f01u1p2 - Unit One Hydrodynamics Unit 1 Hydrodynamics On...

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Unit One Hydrodynamics Project Oceanography Fall 2001 3 Unit 1 Hydrodynamics On the cutting edge… Scientists at the University of South Florida’s Biology department are on the cutting edge of science studying how water velocity influences the ecology of seagrass communities. They have developed a portable flume system that can be used in natural settings to modify the flow of water and investigate the effects of water velocity and nutrient cycling. Measurements taken with the flume in natural seagrass beds are compared to measurements predicted using simple mathematical models that describe nutrient cycling processes. From the data, scientists are able to determine the efficiency with which seagrass communities remove nutrients from the water column. In addition, models developed from the data will assist in understanding the effects of nutrient loading on the marine and estuarine environment. Introduction to Seagrasses Lesson Objectives: Students will be able to do the following: Describe a seagrass community List three ways seagrass beds are important Analyze two reasons for loss of seagrass bed habitat Key concepts: ecosystems, interdependent communities, seagrass beds, rhizomes, water quality Description of Seagrasses Ecosystems are composed of living and nonliving components that are interrelated through their energy flow. Our coastlines are characterized by a variety of marine ecosystems. These systems are influenced by oceanographic processes such as tides , waves , and currents. They are also ecologically rich environments that include offshore, continental shelf , and beach communities. Within the continental shelf community, we will be exploring the seagrass beds. Seagrasses are flowering plants that live completely submerged in water. They are similar to terrestrial grasses found on land. These plant producers are generally located in shallow waters, because they need sunlight to photosynthesize . In addition, they utilize nutrients from the bottom sediment and water column to produce energy. This process also creates oxygen as a byproduct. They reproduce from seeds or send out new plants from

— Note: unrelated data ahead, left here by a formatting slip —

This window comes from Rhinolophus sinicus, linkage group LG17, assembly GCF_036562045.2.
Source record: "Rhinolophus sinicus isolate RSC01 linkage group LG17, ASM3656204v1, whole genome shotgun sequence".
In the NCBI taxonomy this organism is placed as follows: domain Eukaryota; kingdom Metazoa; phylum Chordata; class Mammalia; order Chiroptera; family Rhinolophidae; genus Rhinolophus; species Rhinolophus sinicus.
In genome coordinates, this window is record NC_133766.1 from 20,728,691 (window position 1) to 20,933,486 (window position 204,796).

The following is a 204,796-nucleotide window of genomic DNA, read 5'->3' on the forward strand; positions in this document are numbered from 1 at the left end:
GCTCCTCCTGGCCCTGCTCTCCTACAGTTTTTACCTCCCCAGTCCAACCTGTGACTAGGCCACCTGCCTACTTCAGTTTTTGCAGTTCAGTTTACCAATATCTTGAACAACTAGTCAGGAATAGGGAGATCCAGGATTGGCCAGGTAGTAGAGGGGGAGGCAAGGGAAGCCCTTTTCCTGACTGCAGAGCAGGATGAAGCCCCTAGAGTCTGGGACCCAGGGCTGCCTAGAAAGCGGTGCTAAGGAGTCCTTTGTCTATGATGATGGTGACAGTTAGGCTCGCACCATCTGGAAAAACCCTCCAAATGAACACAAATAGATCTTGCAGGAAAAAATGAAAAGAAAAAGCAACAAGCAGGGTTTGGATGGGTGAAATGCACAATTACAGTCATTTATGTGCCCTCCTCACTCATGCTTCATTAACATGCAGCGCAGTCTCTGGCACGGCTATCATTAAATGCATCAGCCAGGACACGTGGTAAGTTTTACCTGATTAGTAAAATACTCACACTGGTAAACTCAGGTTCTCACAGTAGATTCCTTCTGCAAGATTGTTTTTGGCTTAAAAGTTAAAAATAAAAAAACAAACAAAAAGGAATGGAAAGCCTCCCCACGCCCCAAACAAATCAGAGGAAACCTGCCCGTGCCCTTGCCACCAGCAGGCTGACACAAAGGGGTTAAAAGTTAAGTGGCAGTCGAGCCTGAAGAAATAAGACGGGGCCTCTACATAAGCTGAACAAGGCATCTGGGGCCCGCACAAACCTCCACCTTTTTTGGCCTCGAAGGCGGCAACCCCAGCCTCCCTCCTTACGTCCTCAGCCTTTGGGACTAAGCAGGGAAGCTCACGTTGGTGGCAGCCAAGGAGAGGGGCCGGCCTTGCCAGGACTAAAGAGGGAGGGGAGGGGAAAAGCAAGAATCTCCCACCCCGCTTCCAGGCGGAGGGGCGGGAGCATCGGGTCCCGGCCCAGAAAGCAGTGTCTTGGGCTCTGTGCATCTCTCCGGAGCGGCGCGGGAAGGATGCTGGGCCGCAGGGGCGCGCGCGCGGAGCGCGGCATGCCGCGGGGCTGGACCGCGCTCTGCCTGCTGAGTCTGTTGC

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Unit One Hydrodynamics Project Oceanography Fall 2001 4 their rhizomes or underground stems. (More information on this subject is available in our Spring 1999 Problems and Solutions packet.) Seagrass beds can be sparsely populated, patchy areas or lush, dense, and green areas. This difference in density depends on the water depth and quality and bottom conditions. Sparsely populated beds can be found in recently colonized areas or areas where the bottom sediment is disturbed. Boat motor propellers are an example of a disturbing force in seagrass beds. Scarring caused by
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This note was uploaded on 07/31/2011 for the course OCB 6050 taught by Professor Staff during the Spring '11 term at University of South Florida - Tampa.

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f01u1p2 - Unit One Hydrodynamics Unit 1 Hydrodynamics On...

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